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We are taught that there are three kinds of friendship: and that of these the first and the best is that which results from virtue, for the love that is founded on reason is firm; that the second and intermediate is by way of recompense, and is social, liberal, and useful for life; for the friendship which is the result of favour is mutual. And the third and last we assert to be that which is founded on intimacy; others, again, that it is that variable and changeable form which rests on pleasure. And Hippodamus the Pythagorean seems to me to describe friendships most admirably: “That founded on knowledge of the gods, that founded on the gifts of men, and that on the pleasures of animals.” There is the friendship of a philosopher,—that of a man and that of an animal.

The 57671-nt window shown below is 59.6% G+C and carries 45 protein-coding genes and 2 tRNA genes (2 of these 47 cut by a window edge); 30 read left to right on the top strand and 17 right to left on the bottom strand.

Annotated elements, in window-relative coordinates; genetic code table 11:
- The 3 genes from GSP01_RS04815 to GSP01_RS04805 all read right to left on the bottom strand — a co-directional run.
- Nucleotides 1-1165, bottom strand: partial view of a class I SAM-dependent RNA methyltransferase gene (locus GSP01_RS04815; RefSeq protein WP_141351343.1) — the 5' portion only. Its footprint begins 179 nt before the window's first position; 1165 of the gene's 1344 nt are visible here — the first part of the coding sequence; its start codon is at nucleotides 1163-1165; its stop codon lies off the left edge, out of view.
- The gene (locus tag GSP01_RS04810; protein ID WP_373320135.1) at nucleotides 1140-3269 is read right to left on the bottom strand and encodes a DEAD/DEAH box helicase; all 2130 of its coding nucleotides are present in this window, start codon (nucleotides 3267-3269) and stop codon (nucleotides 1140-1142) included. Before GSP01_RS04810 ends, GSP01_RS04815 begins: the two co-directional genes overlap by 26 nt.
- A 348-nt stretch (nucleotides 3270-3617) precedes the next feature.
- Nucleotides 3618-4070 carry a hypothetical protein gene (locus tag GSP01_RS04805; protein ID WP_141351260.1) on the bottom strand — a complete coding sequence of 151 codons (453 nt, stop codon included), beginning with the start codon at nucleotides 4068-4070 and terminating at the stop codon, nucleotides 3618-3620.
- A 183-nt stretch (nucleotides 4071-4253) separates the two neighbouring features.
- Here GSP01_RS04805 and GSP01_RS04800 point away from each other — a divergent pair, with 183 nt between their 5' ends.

Clemente de Alexandria, "Miscelâneas" II.19
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